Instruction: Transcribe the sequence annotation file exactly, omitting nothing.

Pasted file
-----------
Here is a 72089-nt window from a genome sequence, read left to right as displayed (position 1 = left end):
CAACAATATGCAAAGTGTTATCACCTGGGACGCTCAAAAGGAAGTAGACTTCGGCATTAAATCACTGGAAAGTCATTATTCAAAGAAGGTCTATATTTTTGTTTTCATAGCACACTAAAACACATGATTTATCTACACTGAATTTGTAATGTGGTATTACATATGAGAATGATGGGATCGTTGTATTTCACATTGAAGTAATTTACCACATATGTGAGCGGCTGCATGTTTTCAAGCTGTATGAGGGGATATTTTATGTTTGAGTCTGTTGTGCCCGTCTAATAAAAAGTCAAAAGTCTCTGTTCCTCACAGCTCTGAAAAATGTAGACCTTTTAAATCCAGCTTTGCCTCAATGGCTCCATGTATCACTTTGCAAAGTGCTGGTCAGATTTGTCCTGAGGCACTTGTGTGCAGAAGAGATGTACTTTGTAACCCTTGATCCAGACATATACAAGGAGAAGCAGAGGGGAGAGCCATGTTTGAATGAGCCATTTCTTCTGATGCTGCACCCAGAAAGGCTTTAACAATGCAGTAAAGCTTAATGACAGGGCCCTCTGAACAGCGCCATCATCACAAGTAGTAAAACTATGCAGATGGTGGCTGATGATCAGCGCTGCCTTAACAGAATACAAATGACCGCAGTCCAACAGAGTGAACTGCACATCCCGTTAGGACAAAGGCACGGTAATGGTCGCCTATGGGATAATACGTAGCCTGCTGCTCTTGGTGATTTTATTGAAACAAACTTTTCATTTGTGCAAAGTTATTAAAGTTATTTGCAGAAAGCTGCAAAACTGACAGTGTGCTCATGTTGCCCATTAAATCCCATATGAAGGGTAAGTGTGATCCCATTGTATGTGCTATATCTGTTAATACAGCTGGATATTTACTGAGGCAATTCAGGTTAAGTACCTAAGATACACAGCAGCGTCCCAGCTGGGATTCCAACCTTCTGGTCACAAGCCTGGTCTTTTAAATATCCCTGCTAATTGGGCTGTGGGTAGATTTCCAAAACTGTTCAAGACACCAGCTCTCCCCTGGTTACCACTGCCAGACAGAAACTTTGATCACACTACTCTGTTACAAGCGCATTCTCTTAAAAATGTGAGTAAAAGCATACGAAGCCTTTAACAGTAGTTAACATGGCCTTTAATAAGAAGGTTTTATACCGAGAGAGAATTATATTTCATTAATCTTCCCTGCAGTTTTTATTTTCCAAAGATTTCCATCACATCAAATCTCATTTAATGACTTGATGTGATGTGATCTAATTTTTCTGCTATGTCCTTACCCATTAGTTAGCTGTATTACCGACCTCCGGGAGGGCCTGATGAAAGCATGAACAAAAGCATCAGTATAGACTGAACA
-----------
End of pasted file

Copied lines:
Here is a 72089-nt window from a genome sequence, read left to right as displayed (position 1 = left end):
CAACAATATGCAAAGTGTTATCACCTGGGACGCTCAAAAGGAAGTAGACTTCGGCATTAAATCACTGGAAAGTCATTATTCAAAGAAGGTCTATATTTTTGTTTTCATAGCACACTAAAACACATGATTTATCTACACTGAATTTGTAATGTGGTATTACATATGAGAATGATGGGATCGTTGTATTTCACATTGAAGTAATTTACCACATATGTGAGCGGCTGCATGTTTTCAAGCTGTATGAGGGGATATTTTATGTTTGAGTCTGTTGTGCCCGTCTAATAAAAAGTCAAAAGTCTCTGTTCCTCACAGCTCTGAAAAATGTAGACCTTTTAAATCCAGCTTTGCCTCAATGGCTCCATGTATCACTTTGCAAAGTGCTGGTCAGATTTGTCCTGAGGCACTTGTGTGCAGAAGAGATGTACTTTGTAACCCTTGATCCAGACATATACAAGGAGAAGCAGAGGGGAGAGCCATGTTTGAATGAGCCATTTCTTCTGATGCTGCACCCAGAAAGGCTTTAACAATGCAGTAAAGCTTAATGACAGGGCCCTCTGAACAGCGCCATCATCACAAGTAGTAAAACTATGCAGATGGTGGCTGATGATCAGCGCTGCCTTAACAGAATACAAATGACCGCAGTCCAACAGAGTGAACTGCACATCCCGTTAGGACAAAGGCACGGTAATGGTCGCCTATGGGATAATACGTAGCCTGCTGCTCTTGGTGATTTTATTGAAACAAACTTTTCATTTGTGCAAAGTTATTAAAGTTATTTGCAGAAAGCTGCAAAACTGACAGTGTGCTCATGTTGCCCATTAAATCCCATATGAAGGGTAAGTGTGATCCCATTGTATGTGCTATATCTGTTAATACAGCTGGATATTTACTGAGGCAATTCAGGTTAAGTACCTAAGATACACAGCAGCGTCCCAGCTGGGATTCCAACCTTCTGGTCACAAGCCTGGTCTTTTAAATATCCCTGCTAATTGGGCTGTGGGTAGATTTCCAAAACTGTTCAAGACACCAGCTCTCCCCTGGTTACCACTGCCAGACAGAAACTTTGATCACACTACTCTGTTACAAGCGCATTCTCTTAAAAATGTGAGTAAAAGCATACGAAGCCTTTAACAGTAGTTAACATGGCCTTTAATAAGAAGGTTTTATACCGAGAGAGAATTATATTTCATTAATCTTCCCTGCAGTTTTTATTTTCCAAAGATTTCCATCACATCAAATCTCATTTAATGACTTGATGTGATGTGATCTAATTTTTCTGCTATGTCCTTACCCATTAGTTAGCTGTATTACCGACCTCCGGGAGGGCCTGATGAAAGCATGAACAAAAGCATCAGTATAGACTGAACA